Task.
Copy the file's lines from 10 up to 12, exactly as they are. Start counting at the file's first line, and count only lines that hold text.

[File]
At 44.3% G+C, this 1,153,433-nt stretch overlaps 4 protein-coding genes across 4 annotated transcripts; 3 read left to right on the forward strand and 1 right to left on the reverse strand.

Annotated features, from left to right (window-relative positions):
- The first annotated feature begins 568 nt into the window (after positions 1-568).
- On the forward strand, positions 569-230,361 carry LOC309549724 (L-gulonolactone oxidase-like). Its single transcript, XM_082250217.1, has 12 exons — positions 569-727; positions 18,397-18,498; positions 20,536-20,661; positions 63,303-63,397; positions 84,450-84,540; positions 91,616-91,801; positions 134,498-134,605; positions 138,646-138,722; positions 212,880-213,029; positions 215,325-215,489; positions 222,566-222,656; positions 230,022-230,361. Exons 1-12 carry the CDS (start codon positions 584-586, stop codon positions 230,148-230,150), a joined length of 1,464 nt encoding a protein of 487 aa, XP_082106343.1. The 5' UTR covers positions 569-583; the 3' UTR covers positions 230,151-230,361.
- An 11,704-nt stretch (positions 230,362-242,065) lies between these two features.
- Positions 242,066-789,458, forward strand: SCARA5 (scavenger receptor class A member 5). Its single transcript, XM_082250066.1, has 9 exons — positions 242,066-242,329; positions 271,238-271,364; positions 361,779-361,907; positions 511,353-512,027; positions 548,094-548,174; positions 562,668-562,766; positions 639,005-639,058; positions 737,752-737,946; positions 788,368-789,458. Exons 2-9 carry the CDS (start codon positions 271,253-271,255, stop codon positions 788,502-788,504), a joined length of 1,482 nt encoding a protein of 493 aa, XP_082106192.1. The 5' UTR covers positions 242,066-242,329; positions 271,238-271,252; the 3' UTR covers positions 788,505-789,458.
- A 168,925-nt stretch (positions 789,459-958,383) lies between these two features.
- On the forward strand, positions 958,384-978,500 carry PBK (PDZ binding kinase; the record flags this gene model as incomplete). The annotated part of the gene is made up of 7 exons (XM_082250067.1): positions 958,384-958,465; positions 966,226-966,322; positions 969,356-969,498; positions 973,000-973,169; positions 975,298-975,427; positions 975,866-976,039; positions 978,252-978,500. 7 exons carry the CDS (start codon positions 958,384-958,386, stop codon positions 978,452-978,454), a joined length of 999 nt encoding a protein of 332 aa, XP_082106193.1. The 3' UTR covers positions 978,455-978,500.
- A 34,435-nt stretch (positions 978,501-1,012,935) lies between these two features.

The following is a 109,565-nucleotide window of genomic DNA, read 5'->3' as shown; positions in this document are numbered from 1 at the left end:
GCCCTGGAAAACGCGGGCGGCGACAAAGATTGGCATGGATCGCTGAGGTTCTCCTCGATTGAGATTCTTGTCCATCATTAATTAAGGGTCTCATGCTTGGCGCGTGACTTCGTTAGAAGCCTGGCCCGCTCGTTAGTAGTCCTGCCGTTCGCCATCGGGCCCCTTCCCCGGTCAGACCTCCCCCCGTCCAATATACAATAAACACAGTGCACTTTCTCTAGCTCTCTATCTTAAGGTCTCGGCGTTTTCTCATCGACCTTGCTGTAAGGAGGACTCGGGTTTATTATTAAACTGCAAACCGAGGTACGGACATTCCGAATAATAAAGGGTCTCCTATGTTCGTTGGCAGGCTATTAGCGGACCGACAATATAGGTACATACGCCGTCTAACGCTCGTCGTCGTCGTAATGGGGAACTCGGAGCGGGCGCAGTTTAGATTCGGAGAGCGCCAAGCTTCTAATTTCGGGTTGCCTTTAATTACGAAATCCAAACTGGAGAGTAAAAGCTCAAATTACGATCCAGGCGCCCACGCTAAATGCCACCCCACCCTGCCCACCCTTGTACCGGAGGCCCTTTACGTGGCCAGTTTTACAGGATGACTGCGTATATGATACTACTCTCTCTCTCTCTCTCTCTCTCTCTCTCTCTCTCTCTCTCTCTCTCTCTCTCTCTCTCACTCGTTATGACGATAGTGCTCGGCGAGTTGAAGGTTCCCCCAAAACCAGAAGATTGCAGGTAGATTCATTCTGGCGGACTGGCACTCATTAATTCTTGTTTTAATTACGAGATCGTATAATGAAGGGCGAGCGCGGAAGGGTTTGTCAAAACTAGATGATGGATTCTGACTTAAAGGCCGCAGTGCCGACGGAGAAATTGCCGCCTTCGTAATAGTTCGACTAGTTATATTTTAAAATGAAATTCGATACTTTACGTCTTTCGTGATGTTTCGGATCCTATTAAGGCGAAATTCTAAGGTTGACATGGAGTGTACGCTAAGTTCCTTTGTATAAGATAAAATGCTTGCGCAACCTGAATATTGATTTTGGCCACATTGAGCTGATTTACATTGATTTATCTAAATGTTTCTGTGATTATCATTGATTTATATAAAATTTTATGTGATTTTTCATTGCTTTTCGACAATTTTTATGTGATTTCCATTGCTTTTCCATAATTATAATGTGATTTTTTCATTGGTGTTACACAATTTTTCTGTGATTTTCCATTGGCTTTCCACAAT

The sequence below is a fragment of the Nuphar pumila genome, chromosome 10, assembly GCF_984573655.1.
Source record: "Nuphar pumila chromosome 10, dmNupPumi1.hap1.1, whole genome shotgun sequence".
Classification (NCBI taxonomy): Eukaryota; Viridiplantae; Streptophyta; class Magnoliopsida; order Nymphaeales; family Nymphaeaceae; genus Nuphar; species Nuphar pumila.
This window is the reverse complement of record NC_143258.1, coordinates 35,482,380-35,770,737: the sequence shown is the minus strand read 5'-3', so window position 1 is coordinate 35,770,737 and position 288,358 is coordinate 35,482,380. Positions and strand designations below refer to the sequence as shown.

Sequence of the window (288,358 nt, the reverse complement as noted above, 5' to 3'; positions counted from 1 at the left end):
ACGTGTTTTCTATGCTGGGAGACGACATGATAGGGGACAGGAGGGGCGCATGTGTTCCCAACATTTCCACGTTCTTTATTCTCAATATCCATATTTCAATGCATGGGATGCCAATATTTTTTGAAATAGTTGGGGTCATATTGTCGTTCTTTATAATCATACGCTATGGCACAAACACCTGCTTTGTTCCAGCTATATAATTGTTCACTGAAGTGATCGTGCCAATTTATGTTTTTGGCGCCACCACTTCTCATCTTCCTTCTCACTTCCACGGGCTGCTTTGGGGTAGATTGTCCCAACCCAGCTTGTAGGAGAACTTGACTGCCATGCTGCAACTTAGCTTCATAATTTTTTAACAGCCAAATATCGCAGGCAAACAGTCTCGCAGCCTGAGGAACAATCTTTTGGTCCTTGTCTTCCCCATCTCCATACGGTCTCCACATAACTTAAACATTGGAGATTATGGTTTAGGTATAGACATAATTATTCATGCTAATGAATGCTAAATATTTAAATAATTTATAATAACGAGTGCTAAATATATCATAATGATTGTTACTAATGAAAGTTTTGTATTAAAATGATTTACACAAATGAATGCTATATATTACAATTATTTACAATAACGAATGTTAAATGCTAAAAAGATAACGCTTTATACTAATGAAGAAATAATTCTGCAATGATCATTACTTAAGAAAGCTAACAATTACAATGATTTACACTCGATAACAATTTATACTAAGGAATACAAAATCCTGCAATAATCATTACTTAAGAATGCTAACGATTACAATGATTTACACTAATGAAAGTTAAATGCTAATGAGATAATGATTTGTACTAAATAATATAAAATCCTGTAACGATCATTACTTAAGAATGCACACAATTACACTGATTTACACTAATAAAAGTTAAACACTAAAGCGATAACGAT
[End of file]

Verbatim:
The following is a 109,565-nucleotide window of genomic DNA, read 5'->3' as shown; positions in this document are numbered from 1 at the left end:
GCCCTGGAAAACGCGGGCGGCGACAAAGATTGGCATGGATCGCTGAGGTTCTCCTCGATTGAGATTCTTGTCCATCATTAATTAAGGGTCTCATGCTTGGCGCGTGACTTCGTTAGAAGCCTGGCCCGCTCGTTAGTAGTCCTGCCGTTCGCCATCGGGCCCCTTCCCCGGTCAGACCTCCCCCCGTCCAATATACAATAAACACAGTGCACTTTCTCTAGCTCTCTATCTTAAGGTCTCGGCGTTTTCTCATCGACCTTGCTGTAAGGAGGACTCGGGTTTATTATTAAACTGCAAACCGAGGTACGGACATTCCGAATAATAAAGGGTCTCCTATGTTCGTTGGCAGGCTATTAGCGGACCGACAATATAGGTACATACGCCGTCTAACGCTCGTCGTCGTCGTAATGGGGAACTCGGAGCGGGCGCAGTTTAGATTCGGAGAGCGCCAAGCTTCTAATTTCGGGTTGCCTTTAATTACGAAATCCAAACTGGAGAGTAAAAGCTCAAATTACGATCCAGGCGCCCACGCTAAATGCCACCCCACCCTGCCCACCCTTGTACCGGAGGCCCTTTACGTGGCCAGTTTTACAGGATGACTGCGTATATGATACTACTCTCTCTCTCTCTCTCTCTCTCTCTCTCTCTCTCTCTCTCTCTCTCTCTCTCTCTCTCACTCGTTATGACGATAGTGCTCGGCGAGTTGAAGGTTCCCCCAAAACCAGAAGATTGCAGGTAGATTCATTCTGGCGGACTGGCACTCATTAATTCTTGTTTTAATTACGAGATCGTATAATGAAGGGCGAGCGCGGAAGGGTTTGTCAAAACTAGATGATGGATTCTGACTTAAAGGCCGCAGTGCCGACGGAGAAATTGCCGCCTTCGTAATAGTTCGACTAGTTATATTTTAAAATGAAATTCGATACTTTACGTCTTTCGTGATGTTTCGGATCCTATTAAGGCGAAATTCTAAGGTTGACATGGAGTGTACGCTAAGTTCCTTTGTATAAGATAAAATGCTTGCGCAACCTGAATATTGATTTTGGCCACATTGAGCTGATTTACATTGATTTATCTAAATGTTTCTGTGATTATCATTGATTTATATAAAATTTTATGTGATTTTTCATTGCTTTTCGACAATTTTTATGTGATTTCCATTGCTTTTCCATAATTATAATGTGATTTTTTCATTGGTGTTACACAATTTTTCTGTGATTTTCCATTGGCTTTCCACAAT

The sequence below is a fragment of the Nuphar pumila genome, chromosome 10, assembly GCF_984573655.1.